Diverse and Popular Purslane

Purslane was loved by English medieval cooks and gardeners; the ancient Greeks would make a bread flour from purslane seeds. They would pickle the fleshy stems.

Today, Greek country cooks serve purslane as a salad herb, either alone or with other wild greens. Mexicans enjoy purslane for its hot, peppery bite when cooked. They enjoy it with eggs (mainly omelets) and pork. Chinese cooks value purslane for its sharp flavor and slightly slippery presence with noodles.

Purslane (Portulaca oleraceae), is a potherb, an annual succulent, a green, and to many, a weed. But it’s been found to be a source of Vitamin A, C and E, plus contains an omega-3 fatty acid. And great for calorie counters, as it contains only about 15 calories per serving!

Eating Purslane

While you can eat the wild purslane you may find in garden of flower beds, you should be careful that it has not been exposed to chemicals. The cultivated varieties are larger and more tender.

To grow purslane yourself, you’ll need a sunny location with good drainage. If you live in an area frequented by drought, or that is naturally very dry, you’ll be pleased to learn that purlsane is drought tolerant.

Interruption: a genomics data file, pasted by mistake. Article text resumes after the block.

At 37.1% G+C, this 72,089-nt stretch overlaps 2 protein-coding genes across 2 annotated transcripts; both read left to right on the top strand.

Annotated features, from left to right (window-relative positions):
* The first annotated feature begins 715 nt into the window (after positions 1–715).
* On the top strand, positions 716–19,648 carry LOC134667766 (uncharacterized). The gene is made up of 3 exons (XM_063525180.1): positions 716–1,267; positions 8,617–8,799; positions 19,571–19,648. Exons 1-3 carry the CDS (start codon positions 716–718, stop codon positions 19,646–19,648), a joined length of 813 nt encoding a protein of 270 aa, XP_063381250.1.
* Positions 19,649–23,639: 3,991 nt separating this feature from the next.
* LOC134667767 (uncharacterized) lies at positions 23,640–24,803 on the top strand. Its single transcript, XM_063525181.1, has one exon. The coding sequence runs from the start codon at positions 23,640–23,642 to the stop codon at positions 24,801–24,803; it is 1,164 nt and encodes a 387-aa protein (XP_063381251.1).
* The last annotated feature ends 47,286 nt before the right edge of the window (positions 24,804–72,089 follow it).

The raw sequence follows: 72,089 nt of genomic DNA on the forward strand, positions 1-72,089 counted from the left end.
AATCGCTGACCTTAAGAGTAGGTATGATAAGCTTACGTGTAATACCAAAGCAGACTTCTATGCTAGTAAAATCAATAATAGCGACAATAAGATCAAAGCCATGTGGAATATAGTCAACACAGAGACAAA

You do want to plant purslane in a very good, fertile soil that has compost added to it for the juiciest stems and leaves. You can also grow purslane in pots or shallow wide containers and harvest it as needed, using mostly the top leaves and stems. Once you see blooms on the plant, it won’t be as tender or as tasty. Purslane tastes best when it’s young and tender.

Purslane Remedies

Medieval herbals describe purslane as “cold,” meaning that it was considered a cure for a “burning” (or malfunctioning) heart and liver.

Greeks call purslane a “blood-cleansing” herb.

In Mexico, purslane is considered good for diabetics.

Make tea with the leaves; it is said to help ease headaches, bring down a fever, soothe sore throats, and combat inflammation.

Recent research has confirmed that purslane is one of the best vegetable sources of omega-3 fatty acids, as well as carotenes and vitamin C.

Culinary Uses for Purslane

  • Purslane seeds can be added to soups, similar to the okra. You can also add it raw to salads. The crunchy tangy taste is really a great addition.
  • Substitute purslane for the spinach in a Bacon Spinach Salad recipe. It’s also great in any type of Greek salad that includes olive oil and feta cheese.
  • You can substitute the succulent leaves for cucumbers in your favorite dill pickle recipe.

Purslane pairs well with cucumber, tomato, avocado, nuts, garlic, lemon, vinegar, marjoram, chili pepper, eggs, cream, fresh Feta cheese, Parmesan cheese, fish, shellfish, duck, lamb, legumes and stone fruits.

Purslane is mostly eaten raw, but can also be cooked.

Read More: Essential Nutrients